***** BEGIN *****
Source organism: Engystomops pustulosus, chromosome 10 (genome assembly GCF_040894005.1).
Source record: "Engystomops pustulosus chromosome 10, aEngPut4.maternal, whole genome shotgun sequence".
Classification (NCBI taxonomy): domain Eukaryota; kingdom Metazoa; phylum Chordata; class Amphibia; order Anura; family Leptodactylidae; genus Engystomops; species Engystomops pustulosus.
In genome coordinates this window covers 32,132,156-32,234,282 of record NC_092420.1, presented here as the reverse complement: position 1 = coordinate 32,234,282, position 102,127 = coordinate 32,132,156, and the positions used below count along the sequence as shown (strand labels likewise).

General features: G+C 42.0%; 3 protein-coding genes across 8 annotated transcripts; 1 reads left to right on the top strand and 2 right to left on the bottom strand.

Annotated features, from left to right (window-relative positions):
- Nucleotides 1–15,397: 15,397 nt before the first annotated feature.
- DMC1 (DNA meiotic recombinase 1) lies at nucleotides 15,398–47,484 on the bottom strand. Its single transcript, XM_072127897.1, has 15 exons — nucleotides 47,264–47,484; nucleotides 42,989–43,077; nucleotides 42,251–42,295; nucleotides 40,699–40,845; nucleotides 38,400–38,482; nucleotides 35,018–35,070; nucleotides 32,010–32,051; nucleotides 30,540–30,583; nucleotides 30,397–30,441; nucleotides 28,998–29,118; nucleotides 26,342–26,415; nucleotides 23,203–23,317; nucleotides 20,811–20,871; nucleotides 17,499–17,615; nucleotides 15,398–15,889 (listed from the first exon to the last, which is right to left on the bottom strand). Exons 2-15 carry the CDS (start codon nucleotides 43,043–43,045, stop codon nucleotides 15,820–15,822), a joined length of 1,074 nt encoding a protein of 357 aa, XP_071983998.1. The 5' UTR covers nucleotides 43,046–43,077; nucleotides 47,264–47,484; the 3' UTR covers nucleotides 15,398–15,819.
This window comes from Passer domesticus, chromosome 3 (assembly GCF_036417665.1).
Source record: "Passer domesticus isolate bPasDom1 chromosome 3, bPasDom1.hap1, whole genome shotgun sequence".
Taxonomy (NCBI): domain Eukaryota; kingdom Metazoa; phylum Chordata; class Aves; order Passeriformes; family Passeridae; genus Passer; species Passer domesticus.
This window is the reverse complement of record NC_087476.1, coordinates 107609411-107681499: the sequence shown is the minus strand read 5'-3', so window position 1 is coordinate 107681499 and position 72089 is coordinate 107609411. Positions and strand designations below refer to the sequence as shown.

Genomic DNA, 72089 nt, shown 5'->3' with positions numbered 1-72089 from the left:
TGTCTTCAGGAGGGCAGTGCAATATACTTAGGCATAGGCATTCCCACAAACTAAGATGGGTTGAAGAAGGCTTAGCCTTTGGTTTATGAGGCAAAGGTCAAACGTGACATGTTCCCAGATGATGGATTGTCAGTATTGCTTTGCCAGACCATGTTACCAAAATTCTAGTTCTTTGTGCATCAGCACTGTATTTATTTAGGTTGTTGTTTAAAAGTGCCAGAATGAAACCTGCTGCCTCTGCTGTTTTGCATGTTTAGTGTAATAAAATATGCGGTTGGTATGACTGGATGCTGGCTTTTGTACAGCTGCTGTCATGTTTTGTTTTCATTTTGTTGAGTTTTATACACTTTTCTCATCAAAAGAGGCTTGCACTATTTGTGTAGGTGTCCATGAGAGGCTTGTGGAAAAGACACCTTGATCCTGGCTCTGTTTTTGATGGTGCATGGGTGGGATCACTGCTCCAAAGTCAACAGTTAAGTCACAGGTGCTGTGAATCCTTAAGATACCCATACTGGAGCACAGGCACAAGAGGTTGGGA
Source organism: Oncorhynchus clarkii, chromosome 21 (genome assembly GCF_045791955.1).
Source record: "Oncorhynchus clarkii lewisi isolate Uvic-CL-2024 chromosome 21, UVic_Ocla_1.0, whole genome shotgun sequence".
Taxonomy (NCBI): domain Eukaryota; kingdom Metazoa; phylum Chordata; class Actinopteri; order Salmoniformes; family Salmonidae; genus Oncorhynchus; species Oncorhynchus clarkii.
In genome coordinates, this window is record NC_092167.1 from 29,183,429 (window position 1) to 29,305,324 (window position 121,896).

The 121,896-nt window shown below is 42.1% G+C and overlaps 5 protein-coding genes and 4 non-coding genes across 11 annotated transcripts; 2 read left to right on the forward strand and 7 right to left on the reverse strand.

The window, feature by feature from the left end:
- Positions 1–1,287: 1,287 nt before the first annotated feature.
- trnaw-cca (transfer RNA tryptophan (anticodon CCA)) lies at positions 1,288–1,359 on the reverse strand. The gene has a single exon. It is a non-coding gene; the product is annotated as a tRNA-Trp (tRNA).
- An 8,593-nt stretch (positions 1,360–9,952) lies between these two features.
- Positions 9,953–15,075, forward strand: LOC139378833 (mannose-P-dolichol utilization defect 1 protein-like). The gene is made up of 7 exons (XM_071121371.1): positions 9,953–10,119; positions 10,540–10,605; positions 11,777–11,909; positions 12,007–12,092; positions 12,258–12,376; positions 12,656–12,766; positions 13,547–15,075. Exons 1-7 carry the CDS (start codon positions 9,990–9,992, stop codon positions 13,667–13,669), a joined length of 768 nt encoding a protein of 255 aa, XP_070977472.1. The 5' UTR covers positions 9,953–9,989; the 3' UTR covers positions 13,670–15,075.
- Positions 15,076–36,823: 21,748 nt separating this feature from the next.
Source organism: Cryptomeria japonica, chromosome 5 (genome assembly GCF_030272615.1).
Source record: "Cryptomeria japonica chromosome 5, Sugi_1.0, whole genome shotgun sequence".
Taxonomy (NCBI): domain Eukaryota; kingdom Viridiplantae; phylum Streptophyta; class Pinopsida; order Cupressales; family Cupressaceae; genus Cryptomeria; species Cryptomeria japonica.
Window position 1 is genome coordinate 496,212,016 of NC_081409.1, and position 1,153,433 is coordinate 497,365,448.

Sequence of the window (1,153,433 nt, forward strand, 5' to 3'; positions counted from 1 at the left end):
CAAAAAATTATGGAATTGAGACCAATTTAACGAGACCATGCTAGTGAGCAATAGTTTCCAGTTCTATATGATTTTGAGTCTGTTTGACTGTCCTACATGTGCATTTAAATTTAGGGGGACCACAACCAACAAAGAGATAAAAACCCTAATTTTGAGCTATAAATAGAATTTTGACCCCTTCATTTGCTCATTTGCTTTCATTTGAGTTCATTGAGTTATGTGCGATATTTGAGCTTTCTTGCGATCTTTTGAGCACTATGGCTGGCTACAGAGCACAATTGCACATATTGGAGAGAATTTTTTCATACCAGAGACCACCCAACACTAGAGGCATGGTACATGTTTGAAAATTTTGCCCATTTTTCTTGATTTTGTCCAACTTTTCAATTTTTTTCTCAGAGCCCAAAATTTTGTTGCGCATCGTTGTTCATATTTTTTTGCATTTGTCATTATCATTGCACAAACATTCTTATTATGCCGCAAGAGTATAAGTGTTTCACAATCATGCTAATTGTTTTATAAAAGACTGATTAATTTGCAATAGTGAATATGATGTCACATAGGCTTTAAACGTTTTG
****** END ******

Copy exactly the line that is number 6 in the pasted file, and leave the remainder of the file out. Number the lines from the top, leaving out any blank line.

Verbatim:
Annotated features, from left to right (window-relative positions):